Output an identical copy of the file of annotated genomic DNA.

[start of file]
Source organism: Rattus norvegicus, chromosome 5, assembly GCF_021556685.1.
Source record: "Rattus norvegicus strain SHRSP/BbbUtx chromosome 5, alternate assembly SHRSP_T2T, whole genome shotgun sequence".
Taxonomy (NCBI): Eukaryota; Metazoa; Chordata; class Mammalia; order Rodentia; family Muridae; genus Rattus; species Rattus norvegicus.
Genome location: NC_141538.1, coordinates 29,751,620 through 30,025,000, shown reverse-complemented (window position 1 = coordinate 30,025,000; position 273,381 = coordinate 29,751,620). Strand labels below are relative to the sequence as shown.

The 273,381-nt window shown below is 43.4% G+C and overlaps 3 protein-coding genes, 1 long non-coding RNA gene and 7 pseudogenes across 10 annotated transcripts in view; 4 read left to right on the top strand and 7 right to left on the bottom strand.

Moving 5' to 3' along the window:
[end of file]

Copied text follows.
Source organism: Rattus norvegicus, chromosome 5, assembly GCF_021556685.1.
Source record: "Rattus norvegicus strain SHRSP/BbbUtx chromosome 5, alternate assembly SHRSP_T2T, whole genome shotgun sequence".
Taxonomy (NCBI): Eukaryota; Metazoa; Chordata; class Mammalia; order Rodentia; family Muridae; genus Rattus; species Rattus norvegicus.
Genome location: NC_141538.1, coordinates 29,751,620 through 30,025,000, shown reverse-complemented (window position 1 = coordinate 30,025,000; position 273,381 = coordinate 29,751,620). Strand labels below are relative to the sequence as shown.

The 273,381-nt window shown below is 43.4% G+C and overlaps 3 protein-coding genes, 1 long non-coding RNA gene and 7 pseudogenes across 10 annotated transcripts in view; 4 read left to right on the top strand and 7 right to left on the bottom strand.

Moving 5' to 3' along the window: